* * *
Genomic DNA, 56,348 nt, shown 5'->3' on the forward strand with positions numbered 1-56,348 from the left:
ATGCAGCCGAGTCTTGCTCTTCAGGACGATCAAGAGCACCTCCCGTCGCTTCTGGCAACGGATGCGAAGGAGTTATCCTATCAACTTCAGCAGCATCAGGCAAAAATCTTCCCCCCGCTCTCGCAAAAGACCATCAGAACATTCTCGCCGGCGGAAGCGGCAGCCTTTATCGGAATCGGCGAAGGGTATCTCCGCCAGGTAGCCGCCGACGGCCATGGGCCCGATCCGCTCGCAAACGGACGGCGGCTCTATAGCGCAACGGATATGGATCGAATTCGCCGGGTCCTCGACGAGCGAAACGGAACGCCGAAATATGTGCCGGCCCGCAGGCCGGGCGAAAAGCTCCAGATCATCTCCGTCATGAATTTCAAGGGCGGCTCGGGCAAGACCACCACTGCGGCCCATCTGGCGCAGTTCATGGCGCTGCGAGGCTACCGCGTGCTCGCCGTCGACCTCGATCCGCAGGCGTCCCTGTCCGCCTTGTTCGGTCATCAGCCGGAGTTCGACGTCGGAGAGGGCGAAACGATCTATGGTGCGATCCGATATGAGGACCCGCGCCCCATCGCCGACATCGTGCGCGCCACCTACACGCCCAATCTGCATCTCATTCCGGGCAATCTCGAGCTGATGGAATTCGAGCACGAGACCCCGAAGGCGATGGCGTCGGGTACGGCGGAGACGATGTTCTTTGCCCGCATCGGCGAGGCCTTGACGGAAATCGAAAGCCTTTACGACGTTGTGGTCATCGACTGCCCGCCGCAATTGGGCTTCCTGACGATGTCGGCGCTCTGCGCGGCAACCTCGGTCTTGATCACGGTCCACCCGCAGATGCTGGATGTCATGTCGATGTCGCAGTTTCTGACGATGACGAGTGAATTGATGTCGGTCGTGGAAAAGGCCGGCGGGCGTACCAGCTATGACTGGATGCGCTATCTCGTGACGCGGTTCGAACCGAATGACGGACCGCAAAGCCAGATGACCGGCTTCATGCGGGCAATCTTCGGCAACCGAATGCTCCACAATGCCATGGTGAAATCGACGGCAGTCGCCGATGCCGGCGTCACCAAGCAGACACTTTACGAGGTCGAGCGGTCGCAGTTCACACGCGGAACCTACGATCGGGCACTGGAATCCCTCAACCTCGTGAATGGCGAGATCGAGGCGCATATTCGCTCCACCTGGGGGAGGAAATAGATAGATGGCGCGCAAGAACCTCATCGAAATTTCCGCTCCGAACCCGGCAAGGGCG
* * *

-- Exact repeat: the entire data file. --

Genomic DNA, 56,348 nt, shown 5'->3' on the forward strand with positions numbered 1-56,348 from the left:
ATGCAGCCGAGTCTTGCTCTTCAGGACGATCAAGAGCACCTCCCGTCGCTTCTGGCAACGGATGCGAAGGAGTTATCCTATCAACTTCAGCAGCATCAGGCAAAAATCTTCCCCCCGCTCTCGCAAAAGACCATCAGAACATTCTCGCCGGCGGAAGCGGCAGCCTTTATCGGAATCGGCGAAGGGTATCTCCGCCAGGTAGCCGCCGACGGCCATGGGCCCGATCCGCTCGCAAACGGACGGCGGCTCTATAGCGCAACGGATATGGATCGAATTCGCCGGGTCCTCGACGAGCGAAACGGAACGCCGAAATATGTGCCGGCCCGCAGGCCGGGCGAAAAGCTCCAGATCATCTCCGTCATGAATTTCAAGGGCGGCTCGGGCAAGACCACCACTGCGGCCCATCTGGCGCAGTTCATGGCGCTGCGAGGCTACCGCGTGCTCGCCGTCGACCTCGATCCGCAGGCGTCCCTGTCCGCCTTGTTCGGTCATCAGCCGGAGTTCGACGTCGGAGAGGGCGAAACGATCTATGGTGCGATCCGATATGAGGACCCGCGCCCCATCGCCGACATCGTGCGCGCCACCTACACGCCCAATCTGCATCTCATTCCGGGCAATCTCGAGCTGATGGAATTCGAGCACGAGACCCCGAAGGCGATGGCGTCGGGTACGGCGGAGACGATGTTCTTTGCCCGCATCGGCGAGGCCTTGACGGAAATCGAAAGCCTTTACGACGTTGTGGTCATCGACTGCCCGCCGCAATTGGGCTTCCTGACGATGTCGGCGCTCTGCGCGGCAACCTCGGTCTTGATCACGGTCCACCCGCAGATGCTGGATGTCATGTCGATGTCGCAGTTTCTGACGATGACGAGTGAATTGATGTCGGTCGTGGAAAAGGCCGGCGGGCGTACCAGCTATGACTGGATGCGCTATCTCGTGACGCGGTTCGAACCGAATGACGGACCGCAAAGCCAGATGACCGGCTTCATGCGGGCAATCTTCGGCAACCGAATGCTCCACAATGCCATGGTGAAATCGACGGCAGTCGCCGATGCCGGCGTCACCAAGCAGACACTTTACGAGGTCGAGCGGTCGCAGTTCACACGCGGAACCTACGATCGGGCACTGGAATCCCTCAACCTCGTGAATGGCGAGATCGAGGCGCATATTCGCTCCACCTGGGGGAGGAAATAGATAGATGGCGCGCAAGAACCTCATCGAAATTTCCGCTCCGAACCCGGCAAGGGCG